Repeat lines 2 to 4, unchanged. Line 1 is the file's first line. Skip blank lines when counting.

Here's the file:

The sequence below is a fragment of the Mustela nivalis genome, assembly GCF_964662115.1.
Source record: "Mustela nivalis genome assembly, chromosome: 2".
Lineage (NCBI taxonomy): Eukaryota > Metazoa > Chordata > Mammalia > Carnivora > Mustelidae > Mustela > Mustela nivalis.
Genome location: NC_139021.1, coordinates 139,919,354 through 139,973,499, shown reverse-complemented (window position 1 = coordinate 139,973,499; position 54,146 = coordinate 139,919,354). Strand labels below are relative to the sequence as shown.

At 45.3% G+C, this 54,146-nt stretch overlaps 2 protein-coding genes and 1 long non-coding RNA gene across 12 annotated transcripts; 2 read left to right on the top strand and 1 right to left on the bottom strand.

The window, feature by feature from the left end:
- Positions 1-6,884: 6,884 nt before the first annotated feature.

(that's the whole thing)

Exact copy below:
Source record: "Mustela nivalis genome assembly, chromosome: 2".
Lineage (NCBI taxonomy): Eukaryota > Metazoa > Chordata > Mammalia > Carnivora > Mustelidae > Mustela > Mustela nivalis.
Genome location: NC_139021.1, coordinates 139,919,354 through 139,973,499, shown reverse-complemented (window position 1 = coordinate 139,973,499; position 54,146 = coordinate 139,919,354). Strand labels below are relative to the sequence as shown.